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Working Paper 88 - Growing a Knowledge - Based Economy: Evidence from Public Expenditure on Education in Africa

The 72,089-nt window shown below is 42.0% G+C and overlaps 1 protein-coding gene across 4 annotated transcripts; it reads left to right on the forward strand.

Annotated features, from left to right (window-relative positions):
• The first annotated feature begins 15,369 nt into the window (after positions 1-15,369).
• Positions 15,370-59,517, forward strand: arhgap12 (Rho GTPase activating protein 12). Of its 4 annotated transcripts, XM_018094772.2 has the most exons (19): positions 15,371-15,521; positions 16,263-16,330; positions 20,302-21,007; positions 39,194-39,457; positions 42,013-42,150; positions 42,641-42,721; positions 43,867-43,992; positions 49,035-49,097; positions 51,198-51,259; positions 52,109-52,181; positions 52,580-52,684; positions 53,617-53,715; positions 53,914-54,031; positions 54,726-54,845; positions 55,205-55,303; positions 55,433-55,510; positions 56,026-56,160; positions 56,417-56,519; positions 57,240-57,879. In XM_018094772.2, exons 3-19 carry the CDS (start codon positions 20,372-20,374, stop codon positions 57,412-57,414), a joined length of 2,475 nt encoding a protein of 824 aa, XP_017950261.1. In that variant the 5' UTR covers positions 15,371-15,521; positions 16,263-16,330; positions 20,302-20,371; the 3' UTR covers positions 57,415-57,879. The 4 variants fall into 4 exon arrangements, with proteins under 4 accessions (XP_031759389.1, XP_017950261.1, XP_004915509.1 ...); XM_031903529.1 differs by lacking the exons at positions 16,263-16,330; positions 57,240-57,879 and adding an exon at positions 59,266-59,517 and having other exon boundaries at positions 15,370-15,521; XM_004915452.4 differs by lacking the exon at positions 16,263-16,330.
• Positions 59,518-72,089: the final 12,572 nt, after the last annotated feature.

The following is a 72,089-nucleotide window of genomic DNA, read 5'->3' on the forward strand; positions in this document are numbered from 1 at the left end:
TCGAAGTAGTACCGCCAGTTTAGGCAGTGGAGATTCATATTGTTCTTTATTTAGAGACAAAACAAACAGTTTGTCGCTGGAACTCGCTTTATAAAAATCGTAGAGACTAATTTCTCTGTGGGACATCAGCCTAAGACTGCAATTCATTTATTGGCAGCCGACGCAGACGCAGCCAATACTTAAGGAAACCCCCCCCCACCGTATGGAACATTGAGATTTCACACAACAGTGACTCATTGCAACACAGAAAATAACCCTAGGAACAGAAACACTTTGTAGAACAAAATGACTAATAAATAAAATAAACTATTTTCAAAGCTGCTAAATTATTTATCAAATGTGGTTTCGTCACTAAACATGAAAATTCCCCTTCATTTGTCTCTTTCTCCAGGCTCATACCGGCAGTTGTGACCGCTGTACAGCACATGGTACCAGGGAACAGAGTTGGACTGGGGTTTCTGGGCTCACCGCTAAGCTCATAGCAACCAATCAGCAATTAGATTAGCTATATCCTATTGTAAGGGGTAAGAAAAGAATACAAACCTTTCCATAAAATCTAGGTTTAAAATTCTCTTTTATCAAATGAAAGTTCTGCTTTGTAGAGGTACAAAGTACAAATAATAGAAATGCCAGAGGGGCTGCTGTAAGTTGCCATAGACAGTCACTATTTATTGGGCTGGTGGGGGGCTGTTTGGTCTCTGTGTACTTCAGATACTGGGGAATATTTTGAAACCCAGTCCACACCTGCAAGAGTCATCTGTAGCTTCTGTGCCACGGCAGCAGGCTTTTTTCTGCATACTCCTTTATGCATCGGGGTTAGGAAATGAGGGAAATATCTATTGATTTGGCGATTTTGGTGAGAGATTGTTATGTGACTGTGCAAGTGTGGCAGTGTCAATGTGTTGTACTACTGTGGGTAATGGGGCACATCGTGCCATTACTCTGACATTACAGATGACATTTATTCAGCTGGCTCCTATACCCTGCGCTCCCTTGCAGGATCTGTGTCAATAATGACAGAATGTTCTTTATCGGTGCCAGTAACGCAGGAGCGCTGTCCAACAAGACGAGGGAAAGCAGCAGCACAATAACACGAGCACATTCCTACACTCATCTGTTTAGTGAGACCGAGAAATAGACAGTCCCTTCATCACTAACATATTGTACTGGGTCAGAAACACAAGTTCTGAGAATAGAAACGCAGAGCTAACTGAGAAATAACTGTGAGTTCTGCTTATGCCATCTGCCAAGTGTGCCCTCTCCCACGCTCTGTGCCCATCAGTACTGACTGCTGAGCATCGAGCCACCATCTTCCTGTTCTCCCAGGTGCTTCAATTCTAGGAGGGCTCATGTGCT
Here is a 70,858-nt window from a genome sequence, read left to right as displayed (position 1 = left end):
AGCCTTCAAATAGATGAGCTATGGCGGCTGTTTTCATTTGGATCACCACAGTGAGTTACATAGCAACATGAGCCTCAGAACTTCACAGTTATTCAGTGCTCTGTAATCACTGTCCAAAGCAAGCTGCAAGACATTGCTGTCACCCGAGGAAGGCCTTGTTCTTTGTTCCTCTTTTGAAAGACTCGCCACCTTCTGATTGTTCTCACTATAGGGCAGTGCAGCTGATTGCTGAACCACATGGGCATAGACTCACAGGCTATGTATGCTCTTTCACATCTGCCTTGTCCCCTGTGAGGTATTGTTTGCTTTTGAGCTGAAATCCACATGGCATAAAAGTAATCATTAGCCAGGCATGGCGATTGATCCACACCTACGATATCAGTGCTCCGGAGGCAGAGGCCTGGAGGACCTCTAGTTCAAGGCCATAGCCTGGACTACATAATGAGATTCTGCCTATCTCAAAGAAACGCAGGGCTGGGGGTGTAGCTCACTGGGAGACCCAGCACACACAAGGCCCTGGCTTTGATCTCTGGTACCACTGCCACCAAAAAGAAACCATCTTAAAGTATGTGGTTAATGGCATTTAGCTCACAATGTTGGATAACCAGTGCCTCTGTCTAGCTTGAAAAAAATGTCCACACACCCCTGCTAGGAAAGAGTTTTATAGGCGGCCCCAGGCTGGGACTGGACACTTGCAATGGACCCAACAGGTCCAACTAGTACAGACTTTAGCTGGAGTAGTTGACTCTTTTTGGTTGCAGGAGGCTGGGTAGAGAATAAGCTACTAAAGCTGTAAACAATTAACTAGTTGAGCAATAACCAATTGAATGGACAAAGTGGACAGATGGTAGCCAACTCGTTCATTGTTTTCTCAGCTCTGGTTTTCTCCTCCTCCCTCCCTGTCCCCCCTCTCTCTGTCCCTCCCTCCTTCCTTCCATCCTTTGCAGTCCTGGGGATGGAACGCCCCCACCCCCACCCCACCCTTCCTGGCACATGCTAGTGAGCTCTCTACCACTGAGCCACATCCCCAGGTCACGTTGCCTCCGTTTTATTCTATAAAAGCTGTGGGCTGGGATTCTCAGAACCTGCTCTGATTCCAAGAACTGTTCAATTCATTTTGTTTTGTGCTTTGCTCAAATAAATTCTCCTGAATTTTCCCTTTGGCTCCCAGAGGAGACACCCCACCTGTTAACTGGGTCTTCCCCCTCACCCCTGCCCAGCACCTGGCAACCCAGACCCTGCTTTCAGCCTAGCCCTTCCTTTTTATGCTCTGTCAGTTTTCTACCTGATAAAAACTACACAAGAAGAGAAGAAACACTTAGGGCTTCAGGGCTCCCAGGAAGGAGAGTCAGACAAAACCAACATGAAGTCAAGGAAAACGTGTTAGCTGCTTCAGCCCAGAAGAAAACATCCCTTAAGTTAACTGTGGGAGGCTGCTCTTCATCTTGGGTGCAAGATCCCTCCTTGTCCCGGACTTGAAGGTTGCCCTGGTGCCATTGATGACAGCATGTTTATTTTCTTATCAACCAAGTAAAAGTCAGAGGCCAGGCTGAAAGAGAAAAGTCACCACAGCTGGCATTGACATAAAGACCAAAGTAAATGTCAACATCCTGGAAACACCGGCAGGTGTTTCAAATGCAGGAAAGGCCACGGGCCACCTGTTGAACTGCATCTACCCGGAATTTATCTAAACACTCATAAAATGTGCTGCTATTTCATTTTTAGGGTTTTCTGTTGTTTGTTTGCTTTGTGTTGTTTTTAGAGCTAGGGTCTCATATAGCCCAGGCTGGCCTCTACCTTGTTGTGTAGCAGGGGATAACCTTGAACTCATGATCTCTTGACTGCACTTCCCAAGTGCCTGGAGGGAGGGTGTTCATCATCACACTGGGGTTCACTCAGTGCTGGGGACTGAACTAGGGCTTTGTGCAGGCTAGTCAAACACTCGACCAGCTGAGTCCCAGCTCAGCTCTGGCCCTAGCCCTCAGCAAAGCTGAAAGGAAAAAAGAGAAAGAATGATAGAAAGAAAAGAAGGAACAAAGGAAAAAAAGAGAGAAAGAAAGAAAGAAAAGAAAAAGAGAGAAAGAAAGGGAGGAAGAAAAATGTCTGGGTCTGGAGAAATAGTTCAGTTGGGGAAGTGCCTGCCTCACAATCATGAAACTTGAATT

Achieving economic growth in Africa has been one of the most daunting challenges in the last decades. Since the 1980s, growth on the continent had been elusive, with economic stagnation and retardation becoming the defining characteristics for most countries (Kempe, 1997). Concerted efforts by international development financiers and donors, including Multilateral Financial Institutions (MFIs) did not make significant headway in reviving African economies, despite the experimentation of several development models and approaches, most of which emphasized structural reforms (UNCTAD, 2003). The 1990s saw a significant shift in Africa’s development paradigm, with increasing attention being given to Africa’s participation in its own development planning, ownership of its own development initiatives, capacity building of African professionals, knowledge management and improved governance among others (AEO, 2002).